Before turning to the cause of this apparent degeneracy in ψ_{6} at high area fraction, we address its connection with ergodicity. To investigate the dynamics, we calculate the self intermediate scattering function (ISF) F_{S}(q,t)=‹e^{iq[r(t+t′)—r(t′)]}› where the angle brackets indicate averaging over particles and t′ and the wavevector . The resulting ISFs are plotted in Fig. 2b. For φ_{eff}≳0.75, the ISF does not decay on the experimental timescale (2.03 × 10^{4} s or 290 Brownian diffusion times, τ_{B}), indicating that the system does not reach equilibrium. Thus, it is possible that the amorphous structures could be metastable to hexagonal configurations or even vice versa. As we shall see however, this degeneracy is in fact a manifestation of a bistable state found at high density. By contrast, our simulations do reach equilibrium, as shown in Supplementary Fig. S3. Thus we find one value of ψ_{6} for each φ_{eff} in Fig. 2a. In order to observe full decay of the experimental ISFs at all area fractions considered, much longer experiments would be required. We estimate that an experimental duration of ~200 h is required for full equilibration of all experimental samples. Additionally, ergodicity may be recovered through a reduction in boundary stiffness, via reduction in φ_{eff}, as a softer boundary allows the system to expand. We estimate that if the trap stiffness falls to ~ 0.45; of its experimental value then the N=49 particle system would relax on the experimental timescale.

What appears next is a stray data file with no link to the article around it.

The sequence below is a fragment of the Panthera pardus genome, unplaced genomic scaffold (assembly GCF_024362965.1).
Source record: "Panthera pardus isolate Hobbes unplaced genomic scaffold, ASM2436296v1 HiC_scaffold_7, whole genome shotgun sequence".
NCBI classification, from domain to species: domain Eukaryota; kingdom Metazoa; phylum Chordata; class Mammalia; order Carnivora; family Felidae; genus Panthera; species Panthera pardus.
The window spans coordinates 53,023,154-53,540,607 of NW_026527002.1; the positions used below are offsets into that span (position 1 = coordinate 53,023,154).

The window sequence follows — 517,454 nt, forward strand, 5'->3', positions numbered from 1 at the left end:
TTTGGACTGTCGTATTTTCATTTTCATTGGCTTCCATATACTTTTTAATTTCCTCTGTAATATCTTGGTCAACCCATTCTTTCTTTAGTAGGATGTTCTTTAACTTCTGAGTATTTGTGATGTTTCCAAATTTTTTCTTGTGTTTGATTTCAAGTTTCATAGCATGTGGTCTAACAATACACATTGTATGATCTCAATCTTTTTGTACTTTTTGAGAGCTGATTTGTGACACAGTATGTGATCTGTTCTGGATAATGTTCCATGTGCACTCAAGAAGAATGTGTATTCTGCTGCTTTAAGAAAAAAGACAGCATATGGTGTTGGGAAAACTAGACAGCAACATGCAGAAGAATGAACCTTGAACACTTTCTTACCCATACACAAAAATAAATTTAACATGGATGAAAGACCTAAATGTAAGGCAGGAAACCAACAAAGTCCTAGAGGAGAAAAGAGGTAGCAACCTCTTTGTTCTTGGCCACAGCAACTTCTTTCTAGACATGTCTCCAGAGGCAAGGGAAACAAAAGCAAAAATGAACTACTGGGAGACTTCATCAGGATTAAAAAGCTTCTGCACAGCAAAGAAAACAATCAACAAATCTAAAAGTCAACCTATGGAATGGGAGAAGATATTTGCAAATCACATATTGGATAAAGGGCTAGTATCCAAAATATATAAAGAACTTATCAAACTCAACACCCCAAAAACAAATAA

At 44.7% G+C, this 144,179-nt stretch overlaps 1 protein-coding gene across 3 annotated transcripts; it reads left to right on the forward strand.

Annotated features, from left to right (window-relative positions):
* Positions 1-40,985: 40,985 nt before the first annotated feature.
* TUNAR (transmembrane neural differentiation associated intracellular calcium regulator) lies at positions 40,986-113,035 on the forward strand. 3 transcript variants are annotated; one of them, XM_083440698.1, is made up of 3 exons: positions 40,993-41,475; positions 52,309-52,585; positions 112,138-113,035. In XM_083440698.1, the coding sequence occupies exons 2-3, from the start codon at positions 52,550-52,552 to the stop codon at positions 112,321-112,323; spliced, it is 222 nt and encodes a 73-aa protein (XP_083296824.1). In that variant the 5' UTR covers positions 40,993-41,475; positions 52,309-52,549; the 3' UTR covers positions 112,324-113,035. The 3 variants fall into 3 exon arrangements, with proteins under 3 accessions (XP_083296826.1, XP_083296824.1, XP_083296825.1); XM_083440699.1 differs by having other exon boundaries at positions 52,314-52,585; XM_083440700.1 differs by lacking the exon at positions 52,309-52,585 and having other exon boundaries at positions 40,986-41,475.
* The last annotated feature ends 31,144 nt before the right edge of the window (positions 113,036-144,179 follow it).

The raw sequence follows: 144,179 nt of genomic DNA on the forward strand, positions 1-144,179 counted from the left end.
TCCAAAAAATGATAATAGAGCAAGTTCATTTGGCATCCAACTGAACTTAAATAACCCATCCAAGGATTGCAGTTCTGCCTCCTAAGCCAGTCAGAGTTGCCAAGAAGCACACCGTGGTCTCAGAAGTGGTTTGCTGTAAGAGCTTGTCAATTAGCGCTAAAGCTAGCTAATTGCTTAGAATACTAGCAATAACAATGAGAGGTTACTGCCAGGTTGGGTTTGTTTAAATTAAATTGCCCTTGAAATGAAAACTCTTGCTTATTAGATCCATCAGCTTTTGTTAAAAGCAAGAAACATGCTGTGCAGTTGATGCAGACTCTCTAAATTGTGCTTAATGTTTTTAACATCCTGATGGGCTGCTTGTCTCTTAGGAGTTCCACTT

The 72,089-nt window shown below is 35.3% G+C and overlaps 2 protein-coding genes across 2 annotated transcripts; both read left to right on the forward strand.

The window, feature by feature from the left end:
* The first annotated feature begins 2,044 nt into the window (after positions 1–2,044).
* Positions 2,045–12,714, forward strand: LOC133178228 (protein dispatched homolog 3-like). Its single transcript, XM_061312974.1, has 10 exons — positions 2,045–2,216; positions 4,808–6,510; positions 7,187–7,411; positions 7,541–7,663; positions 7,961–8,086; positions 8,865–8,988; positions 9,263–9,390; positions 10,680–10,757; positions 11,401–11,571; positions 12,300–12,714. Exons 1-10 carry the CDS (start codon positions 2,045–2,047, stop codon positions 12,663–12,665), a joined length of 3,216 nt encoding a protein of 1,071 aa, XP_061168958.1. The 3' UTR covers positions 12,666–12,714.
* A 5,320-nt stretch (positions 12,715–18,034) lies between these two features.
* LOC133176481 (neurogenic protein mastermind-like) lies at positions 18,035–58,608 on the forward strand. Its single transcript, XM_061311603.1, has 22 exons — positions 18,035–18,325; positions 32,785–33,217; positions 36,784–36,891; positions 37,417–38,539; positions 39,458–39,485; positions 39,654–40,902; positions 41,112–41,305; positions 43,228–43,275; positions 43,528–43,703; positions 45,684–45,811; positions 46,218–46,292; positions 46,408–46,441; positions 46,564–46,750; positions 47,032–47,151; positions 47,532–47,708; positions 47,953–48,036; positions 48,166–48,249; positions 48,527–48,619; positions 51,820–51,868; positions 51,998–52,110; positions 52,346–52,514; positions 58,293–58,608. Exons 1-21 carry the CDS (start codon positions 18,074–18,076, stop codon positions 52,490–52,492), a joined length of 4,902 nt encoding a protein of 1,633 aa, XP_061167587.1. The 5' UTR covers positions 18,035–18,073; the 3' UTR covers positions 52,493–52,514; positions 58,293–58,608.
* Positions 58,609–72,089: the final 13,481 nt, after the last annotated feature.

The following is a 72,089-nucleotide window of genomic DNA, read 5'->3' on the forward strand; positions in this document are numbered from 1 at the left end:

Measurement of pressure